The Sun-Times’ experts can answer your Bears questions all week onTwitter. Here’s a sampling of Tuesday’squeries sent to @patrickfinley, who responds with more than 140 characters:
Per Spotrac.com, which tracks contracts, no team has lost more than the Bears, who have had 22 players miss time this season either on IR or the physically unable to perform list.
According to ManGamesLost.com, the Bears are No. 4 among teams in total games lost to injuries, behind the Chargers, Saints and Ravens. They’re ranked second in the web site’s measurement of the quality of injured players. They trail only the Vikings, whose top two injuries — they’ve played all season without quarterback Teddy Bridgewater and most of the year without running back Adrian Peterson — are tough to top.
So the Bears have been hurt a lot, yes, and those players have been good.
He’s considered a motivator and “players’ coach.” Say what you will about the Bears’ 3-11 record this season— and there’s plenty to say — but Fox’s locker room has yet to splinter. On the field, his players still appear motivated.
“We coulda thrown it in the tank a couple weeks ago, once we knew we wasn’t going to the playoffs,” outside linebacker Willie Young said Sunday. “That’s not what we did. We got a lot of guys on this team that take a lot of pride in what they do.
“Regardless of what happened and what the situation is, guys are going to fight for each other. As long as we’re walking on our own two feet, we’re going to continue to battle for each other.”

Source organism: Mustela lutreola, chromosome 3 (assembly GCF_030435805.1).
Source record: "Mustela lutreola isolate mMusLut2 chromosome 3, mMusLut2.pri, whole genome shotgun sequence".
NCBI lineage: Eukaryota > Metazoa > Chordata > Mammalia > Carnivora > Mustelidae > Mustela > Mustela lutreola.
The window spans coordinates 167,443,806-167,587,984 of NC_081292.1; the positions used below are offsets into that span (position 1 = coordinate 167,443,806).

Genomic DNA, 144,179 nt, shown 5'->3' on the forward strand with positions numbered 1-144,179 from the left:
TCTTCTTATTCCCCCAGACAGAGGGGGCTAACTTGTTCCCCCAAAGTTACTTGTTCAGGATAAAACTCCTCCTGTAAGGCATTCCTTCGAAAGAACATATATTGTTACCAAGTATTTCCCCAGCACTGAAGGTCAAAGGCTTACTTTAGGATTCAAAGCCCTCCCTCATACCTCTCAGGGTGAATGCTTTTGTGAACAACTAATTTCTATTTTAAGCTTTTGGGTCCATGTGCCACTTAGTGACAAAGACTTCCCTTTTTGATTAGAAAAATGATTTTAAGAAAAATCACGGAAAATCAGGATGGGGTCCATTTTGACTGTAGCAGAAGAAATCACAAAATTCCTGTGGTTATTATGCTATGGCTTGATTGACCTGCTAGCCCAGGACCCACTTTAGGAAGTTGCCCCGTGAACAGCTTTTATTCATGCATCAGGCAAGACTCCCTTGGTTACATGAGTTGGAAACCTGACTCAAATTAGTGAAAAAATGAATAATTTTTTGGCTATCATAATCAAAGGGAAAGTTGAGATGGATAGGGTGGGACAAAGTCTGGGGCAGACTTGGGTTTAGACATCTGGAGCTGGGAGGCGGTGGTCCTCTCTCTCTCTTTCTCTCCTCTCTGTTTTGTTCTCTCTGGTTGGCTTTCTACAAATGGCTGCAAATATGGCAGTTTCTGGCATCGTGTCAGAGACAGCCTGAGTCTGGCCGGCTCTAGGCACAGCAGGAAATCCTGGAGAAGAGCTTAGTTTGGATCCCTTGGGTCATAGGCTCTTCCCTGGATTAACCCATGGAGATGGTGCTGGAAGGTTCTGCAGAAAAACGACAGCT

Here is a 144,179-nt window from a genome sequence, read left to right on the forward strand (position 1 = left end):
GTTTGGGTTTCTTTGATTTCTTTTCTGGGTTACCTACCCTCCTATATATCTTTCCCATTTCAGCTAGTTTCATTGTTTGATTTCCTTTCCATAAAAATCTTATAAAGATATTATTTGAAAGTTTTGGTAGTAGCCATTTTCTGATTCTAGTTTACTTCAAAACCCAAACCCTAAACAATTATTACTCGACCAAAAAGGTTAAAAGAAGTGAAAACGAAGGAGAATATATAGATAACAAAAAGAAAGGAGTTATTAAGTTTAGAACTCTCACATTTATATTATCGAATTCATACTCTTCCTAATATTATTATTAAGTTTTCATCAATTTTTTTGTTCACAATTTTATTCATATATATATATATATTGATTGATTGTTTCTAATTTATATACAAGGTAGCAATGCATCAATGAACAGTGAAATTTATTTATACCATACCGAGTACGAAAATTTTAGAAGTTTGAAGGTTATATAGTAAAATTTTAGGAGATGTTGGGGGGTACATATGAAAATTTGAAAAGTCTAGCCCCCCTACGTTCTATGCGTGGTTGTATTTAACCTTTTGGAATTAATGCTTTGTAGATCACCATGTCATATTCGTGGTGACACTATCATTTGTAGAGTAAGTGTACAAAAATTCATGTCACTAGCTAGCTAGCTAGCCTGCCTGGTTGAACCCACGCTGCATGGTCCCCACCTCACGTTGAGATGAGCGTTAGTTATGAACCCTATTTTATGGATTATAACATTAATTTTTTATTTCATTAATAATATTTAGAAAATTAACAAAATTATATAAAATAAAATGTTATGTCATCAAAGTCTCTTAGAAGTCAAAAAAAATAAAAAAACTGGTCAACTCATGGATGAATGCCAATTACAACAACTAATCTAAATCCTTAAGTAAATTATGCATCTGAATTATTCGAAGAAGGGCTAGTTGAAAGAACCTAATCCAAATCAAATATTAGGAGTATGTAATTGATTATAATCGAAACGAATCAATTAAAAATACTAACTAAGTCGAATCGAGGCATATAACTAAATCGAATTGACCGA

I asked defensive coordinator Vic Fangio about that Tuesday, and he said the rookie outside linebacker dropped into coverage “not a lot” during the game.
On the decisive play, Aaron Rodgers’ 60-yard completion, Floyd ran a late stunt. Because the Bears were in man coverage, Fangio wanted to have a player on the second level to make sure Rodgers couldn’t scramble. The stunt left Floyd as a de facto spy.
Vic Fangio questioning Kyle Fuller’s availability —heck, his heart—was the surest sign yet that there’s a disconnect between the Bears and their former first-round pick.
The cornerback had preseason arthroscopic knee surgery and should have been back by now; the team is frustrated that he’s not.
The defensive coordinator said that, typically, players who feel better when they return to practice are “champing at the bit to go play.” Fuller is not there yet, and he’s running out of time. If the Bears don’t activate him by 3 p.m. Wednesday, he won’t be able to play for the rest of the season — and his Bears career might be over.